My lunch disposed of, I wandered in the direction of the Fraumünster. Getting there, I found that most of the better-dressed people I’d seen walking up Banhof Strasse during the last 20 minutes were all gathered in front of the church: apparently it had been closed for a wedding. (In a town comprised 80% of bankers, I don’t want to know what your net worth needs to be to reserve the Fraumünster for your wedding ceremony.)

The wedding itself was apparently over, and the tourist entrance at the back was open, which was how I found out that alone among all of Zürich’s churches, the Fraumünster prohibits all photography in its interior, all the better to sell you CHF2 postcards and CHF20 picturebooks of those fabulous Marc Chagall stained glass windows. Alas, no snapshots for us.

My last stop on Saturday was the Le Corbusier Pavilion, about a kilometer south of the Fraumünster, in the park alongside Lake Zürich. Now, any time you get within eyesight of the river or lake in Zürich, you’re going to see an inordinate number of white swans: they’re gorgeous, but after a few days even I got tired of taking photos of them. This afternoon, however, I spotted something that was unusual-looking enough to warrant a photo:

“What an odd-looking bird,” I thought to myself. “I wonder what it is? Oh well, there’s no way I’ll actually remember to look it up tonight…” And then twenty feet later, directly in front of me, I found an enormous sign helpfully labelling every single bird that a tourist might ever see along the river:

The Swiss are apparently not merely efficient, but well-nigh telepathic. The English name for that bird is apparently the European Coot. I was, and remain, delighted.

Several dozen large lawns and patios of half-naked sunbathing Zürichers and Euro-2008 tourists (an entirely unexpected fringe benefit, I assure you all) later, and after a bit of backtracking through an enormous outdoor childrens’ sports center once I realized I’d overshot, I found the Corbusier pavilion, which as advertised looks like a Mondrian painting sprung into three dimensions:

The building is actually officially the Heidi Weber Pavilion, but was designed by Le Corbusier and holds a permanent collection of his papers. Or so the guidebook said: while the building was beautiful, the sign on the door kindly informed visitors that it was only open between 3pm and 6pm Friday through Saturday, and it was only 2:30.

At this point, I took a quick inventory: I was 2km from my hotel, hot, tired, and sweaty. I had a camera, a guidebook, a small bottle of sunblock, my passport and a pocketful of Swiss coins and lint. My shoulders still felt like rocks, not in the good way, and my ankles were starting to make their own complaints heard. Next to me was a large, cool lake and several thousand sunbathing europeans. My course of action was obvious. CHF12 got me entrance into the nearest reserved bathing area, a secure locker for my camera and a towel rental. No swimtrunks, but the lake water was clean and I was wearing shorts anyway.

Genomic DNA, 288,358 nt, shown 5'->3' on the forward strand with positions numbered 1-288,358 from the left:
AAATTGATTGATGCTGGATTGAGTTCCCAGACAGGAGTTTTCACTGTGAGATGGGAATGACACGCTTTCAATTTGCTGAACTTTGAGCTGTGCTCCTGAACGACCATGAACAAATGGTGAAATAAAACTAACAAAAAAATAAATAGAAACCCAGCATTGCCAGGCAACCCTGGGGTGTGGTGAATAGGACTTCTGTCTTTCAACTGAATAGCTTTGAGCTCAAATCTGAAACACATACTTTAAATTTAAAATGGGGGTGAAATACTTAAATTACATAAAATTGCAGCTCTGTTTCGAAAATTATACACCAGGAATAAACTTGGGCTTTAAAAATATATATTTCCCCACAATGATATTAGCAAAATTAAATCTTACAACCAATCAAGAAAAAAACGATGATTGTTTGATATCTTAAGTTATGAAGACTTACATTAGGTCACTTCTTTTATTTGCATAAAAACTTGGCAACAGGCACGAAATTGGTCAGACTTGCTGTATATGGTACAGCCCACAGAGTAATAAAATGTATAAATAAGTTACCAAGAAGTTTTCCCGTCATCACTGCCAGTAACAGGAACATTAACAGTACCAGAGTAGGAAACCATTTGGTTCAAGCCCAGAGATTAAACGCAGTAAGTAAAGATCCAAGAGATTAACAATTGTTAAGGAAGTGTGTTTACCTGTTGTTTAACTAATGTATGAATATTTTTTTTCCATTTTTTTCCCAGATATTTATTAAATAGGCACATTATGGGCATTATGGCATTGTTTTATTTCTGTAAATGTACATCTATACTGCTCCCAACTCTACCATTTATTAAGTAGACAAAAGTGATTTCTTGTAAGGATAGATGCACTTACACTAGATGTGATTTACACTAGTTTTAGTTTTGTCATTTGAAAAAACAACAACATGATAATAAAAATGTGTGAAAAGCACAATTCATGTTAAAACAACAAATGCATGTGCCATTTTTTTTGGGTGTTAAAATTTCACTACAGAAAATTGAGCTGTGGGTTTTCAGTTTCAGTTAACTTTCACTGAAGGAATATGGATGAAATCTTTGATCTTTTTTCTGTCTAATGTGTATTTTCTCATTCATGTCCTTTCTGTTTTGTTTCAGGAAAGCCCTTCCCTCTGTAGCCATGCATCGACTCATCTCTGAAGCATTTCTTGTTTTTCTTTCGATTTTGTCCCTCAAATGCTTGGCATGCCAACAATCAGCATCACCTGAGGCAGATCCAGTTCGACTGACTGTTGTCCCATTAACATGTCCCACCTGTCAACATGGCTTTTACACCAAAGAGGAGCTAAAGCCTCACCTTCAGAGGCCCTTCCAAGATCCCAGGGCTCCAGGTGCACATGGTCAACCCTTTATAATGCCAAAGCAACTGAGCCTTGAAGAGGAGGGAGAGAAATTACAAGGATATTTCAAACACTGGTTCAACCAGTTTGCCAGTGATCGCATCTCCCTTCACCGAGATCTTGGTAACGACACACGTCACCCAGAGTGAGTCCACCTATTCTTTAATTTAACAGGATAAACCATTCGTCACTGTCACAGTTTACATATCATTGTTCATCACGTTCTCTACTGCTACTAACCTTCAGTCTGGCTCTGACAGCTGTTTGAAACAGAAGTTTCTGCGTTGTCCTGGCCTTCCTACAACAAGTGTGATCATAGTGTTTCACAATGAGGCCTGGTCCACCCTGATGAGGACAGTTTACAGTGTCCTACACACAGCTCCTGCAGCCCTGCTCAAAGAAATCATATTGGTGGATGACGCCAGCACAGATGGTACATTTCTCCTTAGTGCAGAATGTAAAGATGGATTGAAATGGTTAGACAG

The next few hours passed uneventfully.

Around 5pm (give or take), I managed to drag myself up off the lawn and back in the direction of the Pavilion. Which was still closed. Closer examination of the sign revealed that it is only open between 3 and 6pm… in July and August. Apparently the lure of a million tourists in town for Euro 2008 wasn’t enough to convince them to open a few days early. Perhaps next time, then.

My plan for saturday evening had been to grab a wurst and a bier, and to park myself somewhere along the promenade and watch the Euro 2008 final match with the rest of the city. (When in Rome, etc.) This plan was foiled by the inconsiderate fact that the final game was actually on Sunday night. Sausage and beer happened anyway, and then as I was limping back toward the hotel, I found the greatest thing ever: one of the many, many vendors along the river park was, like you’d find at any street fair. 20 minutes later, if I wasn’t quite a new man, I was at least able to walk with my spine and shoulders in something approximating their normal configuration.

By this time, it was past 9, and while Zürich was still out to see and be seen along the river, I was getting a bit tired of being a lone face in the crowd. Solo travel is fun during the day, but it palls a bit at night when you’re on your own somewhere you don’t speak the language: everyone around was having a good time, but my social skills are all built around what is, in Switzerland, everybody’s third-favorite language. I apparently didn’t look completely like a lost American tourist, since during the day people would occasionally come up to me and ask for directions in German, but conversations tended to trail off once it became obvious English was my only language. My urge to play the Chatty American being minimal anyway, I called it a night and walked up the riverside to my hotel, through the gathering dusk.